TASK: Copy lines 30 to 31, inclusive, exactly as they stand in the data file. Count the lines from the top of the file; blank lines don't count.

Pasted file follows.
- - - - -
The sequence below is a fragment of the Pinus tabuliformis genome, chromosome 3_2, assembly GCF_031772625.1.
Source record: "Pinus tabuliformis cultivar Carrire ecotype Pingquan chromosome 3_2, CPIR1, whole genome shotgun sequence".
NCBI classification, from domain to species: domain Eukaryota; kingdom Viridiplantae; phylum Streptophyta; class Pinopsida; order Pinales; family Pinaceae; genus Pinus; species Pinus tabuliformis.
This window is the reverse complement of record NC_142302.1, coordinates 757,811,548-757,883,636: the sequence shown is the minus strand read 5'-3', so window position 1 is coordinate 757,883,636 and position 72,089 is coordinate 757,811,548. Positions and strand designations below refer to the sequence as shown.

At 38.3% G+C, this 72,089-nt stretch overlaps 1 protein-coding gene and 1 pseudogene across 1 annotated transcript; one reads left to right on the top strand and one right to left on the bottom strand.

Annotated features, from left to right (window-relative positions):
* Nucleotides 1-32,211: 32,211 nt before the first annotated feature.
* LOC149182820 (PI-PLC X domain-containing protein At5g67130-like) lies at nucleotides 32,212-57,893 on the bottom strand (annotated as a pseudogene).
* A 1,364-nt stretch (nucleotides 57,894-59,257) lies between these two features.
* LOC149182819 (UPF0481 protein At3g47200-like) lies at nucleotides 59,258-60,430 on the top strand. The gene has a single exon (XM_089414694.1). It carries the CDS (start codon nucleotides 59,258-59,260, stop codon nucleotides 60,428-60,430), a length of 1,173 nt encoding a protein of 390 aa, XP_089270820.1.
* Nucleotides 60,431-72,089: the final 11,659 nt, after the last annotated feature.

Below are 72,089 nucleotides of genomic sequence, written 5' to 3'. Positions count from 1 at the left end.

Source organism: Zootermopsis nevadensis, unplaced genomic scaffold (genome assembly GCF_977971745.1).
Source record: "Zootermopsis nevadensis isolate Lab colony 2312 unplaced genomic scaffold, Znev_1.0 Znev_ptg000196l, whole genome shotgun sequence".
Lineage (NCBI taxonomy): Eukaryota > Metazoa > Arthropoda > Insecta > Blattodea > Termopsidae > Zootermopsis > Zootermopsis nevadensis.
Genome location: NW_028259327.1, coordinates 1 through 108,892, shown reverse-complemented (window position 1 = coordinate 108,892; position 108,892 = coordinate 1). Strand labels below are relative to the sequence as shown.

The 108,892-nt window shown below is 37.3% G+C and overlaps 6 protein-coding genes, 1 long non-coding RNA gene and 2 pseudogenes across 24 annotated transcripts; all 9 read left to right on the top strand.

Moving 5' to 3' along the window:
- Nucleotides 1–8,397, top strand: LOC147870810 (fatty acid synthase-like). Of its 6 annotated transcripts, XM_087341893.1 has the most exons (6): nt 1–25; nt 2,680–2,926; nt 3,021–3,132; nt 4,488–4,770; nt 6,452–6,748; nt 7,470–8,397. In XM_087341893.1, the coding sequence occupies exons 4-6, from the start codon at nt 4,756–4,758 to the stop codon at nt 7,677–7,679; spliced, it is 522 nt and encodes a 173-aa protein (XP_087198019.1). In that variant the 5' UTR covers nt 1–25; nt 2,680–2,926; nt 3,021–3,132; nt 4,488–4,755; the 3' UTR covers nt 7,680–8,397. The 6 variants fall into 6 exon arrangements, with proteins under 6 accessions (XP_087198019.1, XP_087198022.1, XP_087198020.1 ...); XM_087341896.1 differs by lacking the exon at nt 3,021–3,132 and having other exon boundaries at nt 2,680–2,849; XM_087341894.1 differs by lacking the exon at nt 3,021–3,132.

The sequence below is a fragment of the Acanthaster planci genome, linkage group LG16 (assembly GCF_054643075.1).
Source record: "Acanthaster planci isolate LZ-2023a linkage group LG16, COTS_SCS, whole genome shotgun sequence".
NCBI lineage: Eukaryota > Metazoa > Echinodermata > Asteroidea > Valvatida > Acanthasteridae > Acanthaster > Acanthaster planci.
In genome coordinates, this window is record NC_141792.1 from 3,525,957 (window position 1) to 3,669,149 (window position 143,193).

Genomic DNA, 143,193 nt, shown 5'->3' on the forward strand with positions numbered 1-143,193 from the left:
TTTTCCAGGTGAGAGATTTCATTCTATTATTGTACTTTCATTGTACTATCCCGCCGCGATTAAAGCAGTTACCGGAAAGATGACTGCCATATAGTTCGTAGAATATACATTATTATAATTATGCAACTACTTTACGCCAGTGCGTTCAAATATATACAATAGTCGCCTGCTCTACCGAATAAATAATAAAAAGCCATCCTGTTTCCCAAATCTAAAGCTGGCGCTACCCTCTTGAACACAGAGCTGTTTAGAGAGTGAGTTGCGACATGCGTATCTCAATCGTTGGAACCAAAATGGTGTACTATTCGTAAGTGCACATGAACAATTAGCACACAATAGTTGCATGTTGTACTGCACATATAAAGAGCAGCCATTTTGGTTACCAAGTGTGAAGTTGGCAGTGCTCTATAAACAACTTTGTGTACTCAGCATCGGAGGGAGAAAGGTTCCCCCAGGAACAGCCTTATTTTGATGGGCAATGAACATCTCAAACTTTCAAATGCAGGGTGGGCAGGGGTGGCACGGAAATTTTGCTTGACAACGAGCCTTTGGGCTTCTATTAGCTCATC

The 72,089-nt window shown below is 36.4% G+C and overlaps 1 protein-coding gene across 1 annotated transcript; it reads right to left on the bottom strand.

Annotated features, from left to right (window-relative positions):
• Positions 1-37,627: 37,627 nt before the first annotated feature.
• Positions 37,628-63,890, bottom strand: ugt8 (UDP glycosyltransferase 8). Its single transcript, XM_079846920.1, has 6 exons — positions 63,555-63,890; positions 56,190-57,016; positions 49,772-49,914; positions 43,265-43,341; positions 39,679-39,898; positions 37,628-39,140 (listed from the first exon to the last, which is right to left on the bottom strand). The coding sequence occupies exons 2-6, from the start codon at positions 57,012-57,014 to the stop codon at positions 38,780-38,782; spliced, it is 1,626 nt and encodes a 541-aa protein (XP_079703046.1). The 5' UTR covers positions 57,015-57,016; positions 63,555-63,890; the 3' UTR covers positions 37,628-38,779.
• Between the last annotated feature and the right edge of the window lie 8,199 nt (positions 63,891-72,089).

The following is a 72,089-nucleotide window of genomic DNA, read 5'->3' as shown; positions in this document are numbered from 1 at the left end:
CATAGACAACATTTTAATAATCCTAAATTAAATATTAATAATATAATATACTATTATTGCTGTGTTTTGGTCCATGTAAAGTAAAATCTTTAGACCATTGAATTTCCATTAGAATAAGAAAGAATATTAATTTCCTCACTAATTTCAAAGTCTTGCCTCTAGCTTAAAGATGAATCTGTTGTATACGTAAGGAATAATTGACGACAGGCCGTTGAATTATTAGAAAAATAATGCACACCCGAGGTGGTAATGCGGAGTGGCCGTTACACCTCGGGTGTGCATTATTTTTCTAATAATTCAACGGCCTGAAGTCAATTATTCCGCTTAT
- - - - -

• Between the last annotated feature and the right edge of the window lie 8,199 nt (positions 63,891-72,089).

The following is a 72,089-nucleotide window of genomic DNA, read 5'->3' as shown; positions in this document are numbered from 1 at the left end: